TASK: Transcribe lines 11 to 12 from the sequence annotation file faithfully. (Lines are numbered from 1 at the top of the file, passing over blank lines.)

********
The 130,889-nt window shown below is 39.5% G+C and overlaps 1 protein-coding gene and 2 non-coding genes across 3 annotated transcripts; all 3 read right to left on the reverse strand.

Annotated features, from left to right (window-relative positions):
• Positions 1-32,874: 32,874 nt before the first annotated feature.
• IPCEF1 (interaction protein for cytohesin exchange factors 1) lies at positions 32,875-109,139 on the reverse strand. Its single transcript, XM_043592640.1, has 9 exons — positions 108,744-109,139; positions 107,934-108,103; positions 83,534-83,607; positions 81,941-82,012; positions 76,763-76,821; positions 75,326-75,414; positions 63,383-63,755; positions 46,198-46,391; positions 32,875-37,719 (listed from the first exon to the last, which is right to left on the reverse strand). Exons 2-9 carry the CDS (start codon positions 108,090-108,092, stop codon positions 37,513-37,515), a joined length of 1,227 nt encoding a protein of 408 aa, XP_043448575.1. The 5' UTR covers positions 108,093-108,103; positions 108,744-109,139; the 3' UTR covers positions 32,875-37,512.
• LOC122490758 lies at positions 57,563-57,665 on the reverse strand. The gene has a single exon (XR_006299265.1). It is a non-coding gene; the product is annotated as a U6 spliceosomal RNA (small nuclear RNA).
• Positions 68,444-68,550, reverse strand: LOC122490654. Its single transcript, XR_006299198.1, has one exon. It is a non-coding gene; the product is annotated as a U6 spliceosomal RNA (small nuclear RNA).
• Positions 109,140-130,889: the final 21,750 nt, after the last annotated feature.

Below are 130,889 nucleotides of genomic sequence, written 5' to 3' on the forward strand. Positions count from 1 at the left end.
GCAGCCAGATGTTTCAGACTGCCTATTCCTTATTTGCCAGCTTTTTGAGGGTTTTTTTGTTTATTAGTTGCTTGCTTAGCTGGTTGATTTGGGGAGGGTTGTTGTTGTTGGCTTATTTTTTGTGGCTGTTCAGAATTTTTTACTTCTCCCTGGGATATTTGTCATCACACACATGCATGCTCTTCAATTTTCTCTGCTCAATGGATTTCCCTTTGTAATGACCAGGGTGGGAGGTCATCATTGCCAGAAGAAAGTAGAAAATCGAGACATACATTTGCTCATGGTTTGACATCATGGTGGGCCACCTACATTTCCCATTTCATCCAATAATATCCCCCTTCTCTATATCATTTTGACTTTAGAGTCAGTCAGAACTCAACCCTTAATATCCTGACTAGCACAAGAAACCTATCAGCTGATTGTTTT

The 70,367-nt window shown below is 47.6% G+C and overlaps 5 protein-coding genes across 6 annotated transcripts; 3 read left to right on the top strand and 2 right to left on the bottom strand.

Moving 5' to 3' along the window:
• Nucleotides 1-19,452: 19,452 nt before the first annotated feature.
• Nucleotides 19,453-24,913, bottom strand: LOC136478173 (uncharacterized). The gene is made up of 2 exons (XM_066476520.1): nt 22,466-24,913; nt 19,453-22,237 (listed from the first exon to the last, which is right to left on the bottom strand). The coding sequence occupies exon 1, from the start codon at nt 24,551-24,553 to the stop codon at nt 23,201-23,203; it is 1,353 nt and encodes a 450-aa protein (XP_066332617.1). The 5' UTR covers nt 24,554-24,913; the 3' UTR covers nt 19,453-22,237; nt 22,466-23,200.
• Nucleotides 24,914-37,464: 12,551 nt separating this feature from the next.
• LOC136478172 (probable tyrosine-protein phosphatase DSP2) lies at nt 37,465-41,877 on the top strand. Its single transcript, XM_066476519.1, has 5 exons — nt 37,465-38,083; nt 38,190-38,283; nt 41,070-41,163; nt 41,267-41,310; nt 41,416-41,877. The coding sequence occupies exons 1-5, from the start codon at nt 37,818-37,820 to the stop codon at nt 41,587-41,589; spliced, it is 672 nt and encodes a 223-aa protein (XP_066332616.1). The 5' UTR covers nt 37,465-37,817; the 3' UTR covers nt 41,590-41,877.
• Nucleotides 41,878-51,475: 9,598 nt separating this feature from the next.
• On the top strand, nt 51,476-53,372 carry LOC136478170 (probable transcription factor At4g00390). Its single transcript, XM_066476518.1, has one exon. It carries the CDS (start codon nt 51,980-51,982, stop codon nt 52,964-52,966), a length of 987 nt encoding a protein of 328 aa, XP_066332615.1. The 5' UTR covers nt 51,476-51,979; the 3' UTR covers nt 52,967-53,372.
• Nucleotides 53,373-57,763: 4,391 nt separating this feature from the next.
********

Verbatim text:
Moving 5' to 3' along the window:
• Nucleotides 1-19,452: 19,452 nt before the first annotated feature.